In 2009, two audio engineering students in Nashville, Tenn., got an idea during a friend’s recital at a music college. After spending a bundle on a music education, the students’ parents would probably be willing to spend a few hundred dollars more for a quick, quality recording of their recitals, says then-sophomore Jake Jorgovan. “We created an order form and blasted it out.”
With no mortgage, no kids, and the luxury of still riding Mom and Dad’s health insurance, student entrepreneurs have an edge. “I’m totally fine living off a couch and hardly any food for a month, but no way would I want my wife and kids doing it,” says Garrett Gee, a graduate of Brigham Young University and co-founder of Scan, a mobile scanning technology company.
Each year, the Entrepreneurs’ Organization (EO) sponsors the Global Student Entrepreneur Awards (GSEA), offering $150,000 in prizes to winners. Jorgovan and Gee, finalists in the 2011 competition, also received networking and mentorship opportunities. Kevin Langley, chairman of EO and CEO of New Orleans-based Ellis Construction, says the road toward a youthful business dream is anything but easy: “For these students to not only be getting an education but also to be starting a business is fairly significant and offers valuable lessons.”
So take note of the lessons from these successful young entrepreneurs.
#1 Create Community.
Jorgovan and his partner, Kevin Fulda, quickly recognized the intense competition for their recital recording service (“There was an influx of a lot of people creating and editing video out of their home.”), so while the music school gigs paid the bills, they started focusing on more innovative video techniques, designing graphics to go with LED projection at larger-scale events. And they started making connections in corporate and professional music circles. “It was a matter of networking around town, going out to mixers—any chance I could get to meet people,” Jorgovan says.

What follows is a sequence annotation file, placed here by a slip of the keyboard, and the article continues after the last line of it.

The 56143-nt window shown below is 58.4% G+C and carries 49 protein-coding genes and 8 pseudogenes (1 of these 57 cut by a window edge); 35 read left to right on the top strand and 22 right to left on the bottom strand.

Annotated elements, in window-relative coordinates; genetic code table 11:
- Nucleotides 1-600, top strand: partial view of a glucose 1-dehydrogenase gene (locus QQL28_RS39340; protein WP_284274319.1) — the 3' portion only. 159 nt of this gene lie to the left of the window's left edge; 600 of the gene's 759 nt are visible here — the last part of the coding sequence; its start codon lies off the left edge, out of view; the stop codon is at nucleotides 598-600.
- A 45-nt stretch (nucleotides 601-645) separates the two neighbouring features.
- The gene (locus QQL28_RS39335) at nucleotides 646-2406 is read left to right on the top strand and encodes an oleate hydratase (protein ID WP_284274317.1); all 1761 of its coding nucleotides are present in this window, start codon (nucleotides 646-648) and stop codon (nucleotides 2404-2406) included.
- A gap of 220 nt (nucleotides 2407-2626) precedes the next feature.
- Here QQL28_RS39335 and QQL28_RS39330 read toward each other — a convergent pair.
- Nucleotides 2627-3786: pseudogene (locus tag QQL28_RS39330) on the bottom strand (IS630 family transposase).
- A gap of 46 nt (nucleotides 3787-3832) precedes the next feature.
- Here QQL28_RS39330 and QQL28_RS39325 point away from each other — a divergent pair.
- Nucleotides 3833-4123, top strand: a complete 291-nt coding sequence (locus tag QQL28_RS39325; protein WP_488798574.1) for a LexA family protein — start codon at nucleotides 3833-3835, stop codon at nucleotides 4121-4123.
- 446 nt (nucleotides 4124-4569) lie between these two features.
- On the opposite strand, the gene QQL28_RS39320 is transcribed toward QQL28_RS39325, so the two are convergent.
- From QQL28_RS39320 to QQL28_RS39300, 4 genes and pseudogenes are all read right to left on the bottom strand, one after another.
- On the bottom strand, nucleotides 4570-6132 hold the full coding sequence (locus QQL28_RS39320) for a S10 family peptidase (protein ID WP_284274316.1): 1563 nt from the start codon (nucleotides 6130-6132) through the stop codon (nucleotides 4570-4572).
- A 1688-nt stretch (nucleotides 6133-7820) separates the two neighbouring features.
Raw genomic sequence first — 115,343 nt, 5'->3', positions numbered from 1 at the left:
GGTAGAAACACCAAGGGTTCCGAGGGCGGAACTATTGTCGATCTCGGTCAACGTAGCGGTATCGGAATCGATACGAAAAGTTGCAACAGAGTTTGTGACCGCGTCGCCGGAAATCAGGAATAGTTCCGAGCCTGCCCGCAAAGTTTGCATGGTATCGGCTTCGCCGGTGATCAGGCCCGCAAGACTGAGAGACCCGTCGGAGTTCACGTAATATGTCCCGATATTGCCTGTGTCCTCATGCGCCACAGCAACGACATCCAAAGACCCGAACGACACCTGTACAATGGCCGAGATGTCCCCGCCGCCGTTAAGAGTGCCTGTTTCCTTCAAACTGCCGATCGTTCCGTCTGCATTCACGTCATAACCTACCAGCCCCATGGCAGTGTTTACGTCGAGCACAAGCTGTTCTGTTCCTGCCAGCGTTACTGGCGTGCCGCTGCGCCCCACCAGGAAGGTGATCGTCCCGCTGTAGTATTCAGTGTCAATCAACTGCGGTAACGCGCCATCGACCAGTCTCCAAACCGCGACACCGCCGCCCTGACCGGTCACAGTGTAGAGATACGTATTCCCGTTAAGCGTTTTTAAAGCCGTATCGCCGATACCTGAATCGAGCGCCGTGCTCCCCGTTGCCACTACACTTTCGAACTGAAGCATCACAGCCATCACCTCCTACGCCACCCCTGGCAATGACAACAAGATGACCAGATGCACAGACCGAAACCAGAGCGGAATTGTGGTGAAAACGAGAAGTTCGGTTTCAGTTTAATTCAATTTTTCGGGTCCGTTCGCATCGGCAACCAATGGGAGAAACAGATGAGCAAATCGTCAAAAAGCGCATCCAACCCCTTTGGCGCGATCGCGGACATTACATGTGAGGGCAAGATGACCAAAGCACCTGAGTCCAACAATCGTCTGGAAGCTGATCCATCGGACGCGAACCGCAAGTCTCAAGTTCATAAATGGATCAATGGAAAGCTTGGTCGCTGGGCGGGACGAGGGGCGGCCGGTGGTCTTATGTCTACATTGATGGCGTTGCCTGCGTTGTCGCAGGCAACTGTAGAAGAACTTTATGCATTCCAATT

Of course, networking as a student entrepreneur has its drawbacks. “Early on, when I was under 21, going to networking events and not being able to drink and trying to hide the fact that I was underage was kind of odd,” Jorgovan says. “Clients were like, ‘Come out to bars with us and have a drink,’ and I had to say, ‘I’m busy; I can’t,’ so they didn’t realize how young we were.”
Mike Wahl, who co-founded the corporate wellness and safety company Definitions at 24 and was the 2011 GSEA Graduate Winner, had similar age-related challenges. “I look very young and am very young,” he says, “and our ideas are innovative. My business partner and I tried to break into an industry. At first it was difficult to crack that shell. Once we did, the companies realized we could help and innovate their systems.”